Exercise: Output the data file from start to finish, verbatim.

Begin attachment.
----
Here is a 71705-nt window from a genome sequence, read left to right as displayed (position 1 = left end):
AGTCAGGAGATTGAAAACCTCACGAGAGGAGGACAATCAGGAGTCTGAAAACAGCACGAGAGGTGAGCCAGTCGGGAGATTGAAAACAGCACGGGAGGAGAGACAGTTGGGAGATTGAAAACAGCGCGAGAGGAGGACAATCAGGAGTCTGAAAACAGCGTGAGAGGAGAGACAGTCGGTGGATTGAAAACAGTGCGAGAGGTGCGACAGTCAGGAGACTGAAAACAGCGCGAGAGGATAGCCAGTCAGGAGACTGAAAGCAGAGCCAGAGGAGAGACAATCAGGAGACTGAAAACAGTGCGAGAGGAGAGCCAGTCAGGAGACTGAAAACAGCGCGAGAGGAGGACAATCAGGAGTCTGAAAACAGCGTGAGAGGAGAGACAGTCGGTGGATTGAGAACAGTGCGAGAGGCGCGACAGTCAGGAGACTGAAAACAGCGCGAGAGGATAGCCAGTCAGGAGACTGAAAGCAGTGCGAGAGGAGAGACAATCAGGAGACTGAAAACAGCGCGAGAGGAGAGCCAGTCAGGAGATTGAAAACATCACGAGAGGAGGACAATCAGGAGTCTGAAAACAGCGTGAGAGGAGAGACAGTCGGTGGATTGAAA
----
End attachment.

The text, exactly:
Here is a 71705-nt window from a genome sequence, read left to right as displayed (position 1 = left end):
AGTCAGGAGATTGAAAACCTCACGAGAGGAGGACAATCAGGAGTCTGAAAACAGCACGAGAGGTGAGCCAGTCGGGAGATTGAAAACAGCACGGGAGGAGAGACAGTTGGGAGATTGAAAACAGCGCGAGAGGAGGACAATCAGGAGTCTGAAAACAGCGTGAGAGGAGAGACAGTCGGTGGATTGAAAACAGTGCGAGAGGTGCGACAGTCAGGAGACTGAAAACAGCGCGAGAGGATAGCCAGTCAGGAGACTGAAAGCAGAGCCAGAGGAGAGACAATCAGGAGACTGAAAACAGTGCGAGAGGAGAGCCAGTCAGGAGACTGAAAACAGCGCGAGAGGAGGACAATCAGGAGTCTGAAAACAGCGTGAGAGGAGAGACAGTCGGTGGATTGAGAACAGTGCGAGAGGCGCGACAGTCAGGAGACTGAAAACAGCGCGAGAGGATAGCCAGTCAGGAGACTGAAAGCAGTGCGAGAGGAGAGACAATCAGGAGACTGAAAACAGCGCGAGAGGAGAGCCAGTCAGGAGATTGAAAACATCACGAGAGGAGGACAATCAGGAGTCTGAAAACAGCGTGAGAGGAGAGACAGTCGGTGGATTGAAA